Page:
Nautical superstitions

Here are just a few:

#  Some names can bring bad luck, like Stormtamer or Mary Celeste.  Don’t rename the boat either, except with a special ceremony at sea. To name the boat with a word ending in “a” is bad luck.

#  Don’t paint your boat dark green or dark blue, the colour of the sea itself.

#  No personal grooming onboard.

#  No women except naked or semi-naked – the sea likes naked women, hence boat prow carvings.

# Bad luck to set off on Thursdays (God of Storms, Thor’s day) or Fridays (the day Jesus was executed), the first Monday in April (the day Cain killed Abel), the second Monday in August (the day Sodom and Gomorrah were destroyed), and 31 December (the day on which Judas Iscariot hanged himself). Do sail on a Sunday though.

# Don’t use the words “drowned”, “goodbye” or “good luck”.

# Do not take black holdalls onboard.

# Whisky is a landlubbers’ drink – drink rum if you must and always tip the first glass full over the side to appease the sea.

# No whistling or singing into the wind.

# If you meet a redhead before boarding, the only way to mitigate the bad luck is to speak to them before they speak to you.

# No bananas onboard, also no rabbits, nor any reference to rabbits.

# Red sky at night, sailor’s delight; red sky in the morning, sailors take warning.

# Shark following a boat a sign of doom, dolphins running with the ship a good sign, swallows are good, as is the ship’s cat.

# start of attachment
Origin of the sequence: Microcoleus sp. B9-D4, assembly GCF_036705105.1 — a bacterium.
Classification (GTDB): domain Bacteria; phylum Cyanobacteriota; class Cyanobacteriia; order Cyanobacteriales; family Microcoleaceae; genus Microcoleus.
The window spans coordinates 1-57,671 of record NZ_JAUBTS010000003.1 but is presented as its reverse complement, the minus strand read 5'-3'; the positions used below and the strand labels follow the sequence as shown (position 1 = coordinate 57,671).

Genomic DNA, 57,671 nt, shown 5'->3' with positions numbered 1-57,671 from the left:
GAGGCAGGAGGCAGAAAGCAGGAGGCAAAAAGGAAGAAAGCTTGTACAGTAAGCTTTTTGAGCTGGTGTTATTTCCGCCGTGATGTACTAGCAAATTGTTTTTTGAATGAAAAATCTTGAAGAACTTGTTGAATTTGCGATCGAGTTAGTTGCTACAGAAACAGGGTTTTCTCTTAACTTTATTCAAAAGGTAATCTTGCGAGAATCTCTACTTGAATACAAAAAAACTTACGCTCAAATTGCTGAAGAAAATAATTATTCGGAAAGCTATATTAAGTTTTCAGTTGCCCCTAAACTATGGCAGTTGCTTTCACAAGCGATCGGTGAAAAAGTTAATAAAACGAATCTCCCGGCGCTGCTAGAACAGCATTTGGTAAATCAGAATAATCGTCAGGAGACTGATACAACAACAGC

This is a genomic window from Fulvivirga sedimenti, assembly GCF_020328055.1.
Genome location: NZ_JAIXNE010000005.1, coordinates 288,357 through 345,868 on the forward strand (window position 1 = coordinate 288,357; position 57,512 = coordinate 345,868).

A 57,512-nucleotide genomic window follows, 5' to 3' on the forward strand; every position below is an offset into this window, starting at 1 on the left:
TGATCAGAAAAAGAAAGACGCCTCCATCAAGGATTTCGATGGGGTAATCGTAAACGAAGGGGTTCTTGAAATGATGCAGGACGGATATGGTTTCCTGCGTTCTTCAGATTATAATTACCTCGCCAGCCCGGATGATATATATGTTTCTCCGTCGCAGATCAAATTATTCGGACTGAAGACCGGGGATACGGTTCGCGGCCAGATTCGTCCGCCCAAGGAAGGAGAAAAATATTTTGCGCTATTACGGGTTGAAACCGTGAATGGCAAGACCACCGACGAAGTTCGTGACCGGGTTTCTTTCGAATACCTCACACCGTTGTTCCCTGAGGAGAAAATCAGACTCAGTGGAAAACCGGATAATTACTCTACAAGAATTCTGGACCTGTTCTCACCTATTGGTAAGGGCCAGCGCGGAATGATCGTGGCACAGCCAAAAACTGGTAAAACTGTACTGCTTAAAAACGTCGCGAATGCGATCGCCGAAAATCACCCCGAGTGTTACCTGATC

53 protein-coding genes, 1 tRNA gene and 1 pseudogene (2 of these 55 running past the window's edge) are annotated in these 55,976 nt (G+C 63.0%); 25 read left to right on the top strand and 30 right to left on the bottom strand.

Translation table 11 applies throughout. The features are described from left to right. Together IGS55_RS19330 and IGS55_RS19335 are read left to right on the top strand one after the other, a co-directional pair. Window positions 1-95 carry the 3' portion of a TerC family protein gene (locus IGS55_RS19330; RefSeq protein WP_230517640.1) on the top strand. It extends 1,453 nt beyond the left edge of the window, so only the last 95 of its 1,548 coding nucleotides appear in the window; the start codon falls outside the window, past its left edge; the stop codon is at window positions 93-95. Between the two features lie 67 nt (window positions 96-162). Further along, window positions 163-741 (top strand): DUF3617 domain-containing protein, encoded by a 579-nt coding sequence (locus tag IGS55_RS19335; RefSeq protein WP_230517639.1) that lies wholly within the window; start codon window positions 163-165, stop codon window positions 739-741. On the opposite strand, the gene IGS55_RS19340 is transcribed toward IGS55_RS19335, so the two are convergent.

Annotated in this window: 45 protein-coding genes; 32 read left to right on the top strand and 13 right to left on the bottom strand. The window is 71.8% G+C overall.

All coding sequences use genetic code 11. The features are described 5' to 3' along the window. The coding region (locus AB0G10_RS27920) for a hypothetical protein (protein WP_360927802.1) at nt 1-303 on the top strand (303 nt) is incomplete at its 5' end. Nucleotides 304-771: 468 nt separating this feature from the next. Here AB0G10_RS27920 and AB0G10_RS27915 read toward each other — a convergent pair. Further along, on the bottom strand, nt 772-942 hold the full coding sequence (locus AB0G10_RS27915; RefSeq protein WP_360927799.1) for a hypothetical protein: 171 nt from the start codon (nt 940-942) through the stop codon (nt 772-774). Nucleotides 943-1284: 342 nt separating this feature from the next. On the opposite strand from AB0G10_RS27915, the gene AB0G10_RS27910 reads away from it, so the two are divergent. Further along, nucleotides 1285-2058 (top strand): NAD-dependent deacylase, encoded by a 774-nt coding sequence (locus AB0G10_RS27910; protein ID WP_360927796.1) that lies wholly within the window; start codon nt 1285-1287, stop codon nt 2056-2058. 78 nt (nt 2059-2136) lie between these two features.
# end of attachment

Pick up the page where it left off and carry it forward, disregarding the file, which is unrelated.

# Pay your debts before embarking.

# Never kill an albatross.

11 comments for “Nautical superstitions

  1. barnacle bill
    July 17, 2017 at 16:35

    Pig(s) is another forbidden animal/word.

    Which was a bit of a hazard for our very superstitious second mate on one anchor handler I was Master of. As we used to call back up anchors piggy back anchors. Said second mate got around this by calling them “curly tails” and even going so far as to put this description in the deck log when he had to fill it out.

  2. opsimath
    July 17, 2017 at 16:49

    Not at all my subject but wasn’t the Gaul renamed? The ship that was, according to many, sunk by the Russians; if I remember correctly it was an a-frame something or other. Forgive my ignorance.

    By the way, wasn’t the Marty Celeste also a rechristened vessel? I seem to remember reading that it was, but I am getting old and memory fades.

    • July 17, 2017 at 18:04

      Marty Celeste? Brother of Mary?

      I shall look up those points and report back.

  3. opsimath
    July 17, 2017 at 18:44

    My typing, if it can be called such a thing, gets worse. That said, I think ‘Marty Celeste’ has a certain something, if only comedic possibilities.

    Thank you for the free copy-editing!

  4. dearieme
    July 17, 2017 at 19:12

    “No whistling or singing into the wind.” Very droll; the lesson I learnt as a lad was more immediately useful.

  5. Penseivat
    July 17, 2017 at 19:14

    Following on from ‘Marty Celeste’, slightly OT but the man who invented predictive text died last week. His funfair is a week on monkey.

  6. July 17, 2017 at 19:43

    Opsimath: Marty sounds different.

    Dearieme: You can whistle down the wind of course.

    Penseivat: Kondraske?

  7. July 18, 2017 at 01:25

    The Red Sky bizzo is only for the northern hemisphere. In the south the warnings times are reversed. So a red sky at night and sailors take fright.

  8. July 18, 2017 at 09:01

    This is uncanny – just saw this at the Wail, yet my post came from my boatbuilding:

    http://www.dailymail.co.uk/news/article-4705444/The-weather-myths-three-quarters-Britons-believe.html

Leave a Reply

Your email address will not be published. Required fields are marked *

Please copy the string 3sipZF to the field below: